A familiar refrain about the American judicial system is that “it isn’t perfect, but it is the best system we have.” Any person who takes a car accident injury case to a jury trial needs to appreciate the main flaw of a jury trial. Jurors, simply put, do not get to hear most of the information that would allow them to render a fair verdict.
As an example, juries are typically not allowed to know whether medical expenses have been paid by a health insurer. In fact, evidence of any type of insurance is generally prohibited from being presented to a jury at all. As a result, jurors are often left wondering whether or not insurance paid the bills or not. Prior to the ObamaCare mandate that all people carry health insurance, I saw this swing both ways in jury trials. Some jurors would assume that we would not be in court if health insurance had already paid the medical bills, and these jurors would be inclined to fully reimbursing medical expenses in their verdict. Other jurors would assume there was health insurance, and balk at entering a big judgment against an individual defendant believing the victim would receive a double (or unfair) recovery.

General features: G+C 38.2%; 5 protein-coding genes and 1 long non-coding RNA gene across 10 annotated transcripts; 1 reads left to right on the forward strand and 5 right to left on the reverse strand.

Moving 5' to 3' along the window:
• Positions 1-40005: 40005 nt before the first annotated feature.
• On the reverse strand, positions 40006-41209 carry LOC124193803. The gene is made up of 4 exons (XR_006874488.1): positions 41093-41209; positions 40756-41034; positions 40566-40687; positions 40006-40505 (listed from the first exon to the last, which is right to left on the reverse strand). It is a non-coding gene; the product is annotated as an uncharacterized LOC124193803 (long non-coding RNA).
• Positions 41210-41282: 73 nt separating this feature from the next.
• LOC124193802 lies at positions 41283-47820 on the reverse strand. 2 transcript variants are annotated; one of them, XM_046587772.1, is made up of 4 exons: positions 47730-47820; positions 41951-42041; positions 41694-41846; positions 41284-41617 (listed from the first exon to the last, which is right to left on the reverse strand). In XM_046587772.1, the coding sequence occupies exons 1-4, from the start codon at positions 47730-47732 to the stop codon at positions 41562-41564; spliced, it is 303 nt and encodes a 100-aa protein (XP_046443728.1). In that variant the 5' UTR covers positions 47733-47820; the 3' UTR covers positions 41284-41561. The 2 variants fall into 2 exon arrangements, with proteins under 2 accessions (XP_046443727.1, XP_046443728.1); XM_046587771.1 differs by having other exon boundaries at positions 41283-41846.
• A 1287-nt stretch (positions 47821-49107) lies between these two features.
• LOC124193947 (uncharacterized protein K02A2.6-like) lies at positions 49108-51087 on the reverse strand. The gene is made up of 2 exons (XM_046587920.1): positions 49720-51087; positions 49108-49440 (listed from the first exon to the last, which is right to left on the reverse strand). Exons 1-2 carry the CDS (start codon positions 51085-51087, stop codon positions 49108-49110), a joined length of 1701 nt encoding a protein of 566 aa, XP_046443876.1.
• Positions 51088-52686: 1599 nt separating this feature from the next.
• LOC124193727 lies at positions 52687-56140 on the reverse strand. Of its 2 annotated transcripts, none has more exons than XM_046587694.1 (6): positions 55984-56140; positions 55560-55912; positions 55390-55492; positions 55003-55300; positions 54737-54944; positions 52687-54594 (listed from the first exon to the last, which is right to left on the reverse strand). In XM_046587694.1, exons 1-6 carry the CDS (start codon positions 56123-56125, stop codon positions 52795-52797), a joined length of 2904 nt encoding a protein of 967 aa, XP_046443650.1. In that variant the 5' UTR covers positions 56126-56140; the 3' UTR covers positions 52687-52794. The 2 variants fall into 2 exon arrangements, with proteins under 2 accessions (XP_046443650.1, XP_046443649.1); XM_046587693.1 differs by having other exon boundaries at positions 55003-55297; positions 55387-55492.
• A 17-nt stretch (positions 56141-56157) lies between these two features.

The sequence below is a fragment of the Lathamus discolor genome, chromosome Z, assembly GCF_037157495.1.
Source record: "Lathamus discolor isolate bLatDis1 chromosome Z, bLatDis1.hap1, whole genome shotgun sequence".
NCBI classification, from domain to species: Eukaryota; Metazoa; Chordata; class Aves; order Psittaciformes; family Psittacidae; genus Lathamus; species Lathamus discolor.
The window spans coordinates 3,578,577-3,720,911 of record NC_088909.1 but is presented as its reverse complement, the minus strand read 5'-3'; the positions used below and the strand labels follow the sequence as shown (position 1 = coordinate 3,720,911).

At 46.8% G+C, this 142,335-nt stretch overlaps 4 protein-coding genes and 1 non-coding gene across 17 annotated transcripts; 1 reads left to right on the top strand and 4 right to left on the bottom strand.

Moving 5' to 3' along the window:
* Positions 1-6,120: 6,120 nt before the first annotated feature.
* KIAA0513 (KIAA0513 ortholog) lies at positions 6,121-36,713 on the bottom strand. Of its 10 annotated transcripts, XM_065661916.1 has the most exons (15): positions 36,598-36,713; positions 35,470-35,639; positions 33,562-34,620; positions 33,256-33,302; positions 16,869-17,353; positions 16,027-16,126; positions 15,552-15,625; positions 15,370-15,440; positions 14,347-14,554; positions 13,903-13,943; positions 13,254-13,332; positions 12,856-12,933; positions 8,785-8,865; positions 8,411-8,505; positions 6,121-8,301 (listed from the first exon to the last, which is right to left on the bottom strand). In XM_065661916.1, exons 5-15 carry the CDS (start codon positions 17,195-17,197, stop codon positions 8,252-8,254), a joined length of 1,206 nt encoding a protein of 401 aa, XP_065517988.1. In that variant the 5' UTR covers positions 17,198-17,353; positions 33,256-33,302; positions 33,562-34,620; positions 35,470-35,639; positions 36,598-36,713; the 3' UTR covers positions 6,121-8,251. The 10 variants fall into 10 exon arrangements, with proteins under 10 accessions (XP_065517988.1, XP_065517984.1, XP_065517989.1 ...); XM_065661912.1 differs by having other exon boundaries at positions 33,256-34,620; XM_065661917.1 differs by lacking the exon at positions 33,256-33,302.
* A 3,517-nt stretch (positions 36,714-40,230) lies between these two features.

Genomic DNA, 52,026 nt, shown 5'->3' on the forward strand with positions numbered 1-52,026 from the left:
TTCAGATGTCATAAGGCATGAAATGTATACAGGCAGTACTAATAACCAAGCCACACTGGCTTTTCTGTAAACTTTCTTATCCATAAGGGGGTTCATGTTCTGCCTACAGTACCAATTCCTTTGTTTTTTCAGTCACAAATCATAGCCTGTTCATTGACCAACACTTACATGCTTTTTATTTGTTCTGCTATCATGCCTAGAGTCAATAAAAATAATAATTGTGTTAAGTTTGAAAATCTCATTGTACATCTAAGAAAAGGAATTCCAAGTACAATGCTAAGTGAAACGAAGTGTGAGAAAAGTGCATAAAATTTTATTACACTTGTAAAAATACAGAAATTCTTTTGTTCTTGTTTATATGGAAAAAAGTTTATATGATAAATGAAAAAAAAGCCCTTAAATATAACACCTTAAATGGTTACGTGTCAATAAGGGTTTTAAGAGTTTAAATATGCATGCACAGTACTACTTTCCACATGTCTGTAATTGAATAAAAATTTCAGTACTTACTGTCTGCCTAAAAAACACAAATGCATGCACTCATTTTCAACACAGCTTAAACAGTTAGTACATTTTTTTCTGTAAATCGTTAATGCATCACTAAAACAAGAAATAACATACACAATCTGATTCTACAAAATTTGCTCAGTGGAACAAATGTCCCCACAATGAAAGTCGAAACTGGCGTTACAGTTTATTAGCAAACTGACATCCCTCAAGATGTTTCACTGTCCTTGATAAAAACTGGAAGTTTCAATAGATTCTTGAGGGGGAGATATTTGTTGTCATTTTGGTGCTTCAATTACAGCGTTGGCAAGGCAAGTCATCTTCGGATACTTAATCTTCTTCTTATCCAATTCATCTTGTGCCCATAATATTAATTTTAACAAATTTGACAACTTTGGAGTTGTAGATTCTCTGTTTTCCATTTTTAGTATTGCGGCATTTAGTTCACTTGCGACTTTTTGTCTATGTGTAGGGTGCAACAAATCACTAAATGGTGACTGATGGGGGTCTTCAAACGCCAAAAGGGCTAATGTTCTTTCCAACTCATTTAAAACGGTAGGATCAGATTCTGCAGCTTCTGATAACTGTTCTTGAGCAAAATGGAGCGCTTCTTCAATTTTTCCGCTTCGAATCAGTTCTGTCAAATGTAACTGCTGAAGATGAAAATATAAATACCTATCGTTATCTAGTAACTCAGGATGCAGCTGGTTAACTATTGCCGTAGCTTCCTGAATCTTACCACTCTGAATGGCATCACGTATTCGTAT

Since ObamaCare’s insurance coverage mandate, I’ve anecdotally seen more jurors inclined to the latter thought process which unfairly limits an injury victim’s recovery. A colleague of mine recently took a car accident case to trial in which his client claimed $23,000 in medical expenses. The jury awarded the client $0.00 in medical expenses reimbursement and $20,000.00 for pain and suffering. Superficially, this made no sense. If the person was injured and entitled to pain and suffering, their medical expenses should be reimbursed. My confounded colleague spoke with several jurors after the trial and was shocked to learn that the jury thought they were giving his client a windfall. The jury assumed that all of the medical expenses were paid by health insurance because the injury victim was the kind of guy who certainly had health insurance. Thus, the jury thought the $20,000.00 was a great award because they assumed it would all go to the victim.
Unfortunately, the verdict was a nightmare for the injury victim because of yet another thing that juries are not allowed to know. The victim’s health insurance company did pay his medical bills. But, the health insurance company was entitled to reimbursement of any monies it paid from the recovery against the at-fault driver. As a result, the victim paid most of his “windfall” recovery to his health insurance company and was left with only a few bucks.
In my experience, most jurors want to do the right thing in accident cases. The jury trial problem is that the jurors often do not get enough information to render a fair verdict. This is something that all injury victims need to consider when determining whether to accept a settlement or take their case to trial. It’s one of the reasons lawyers always say jury trials are crapshoots. You can certainly get an unreasonably high, out-sized verdict, but the reverse is often true as well.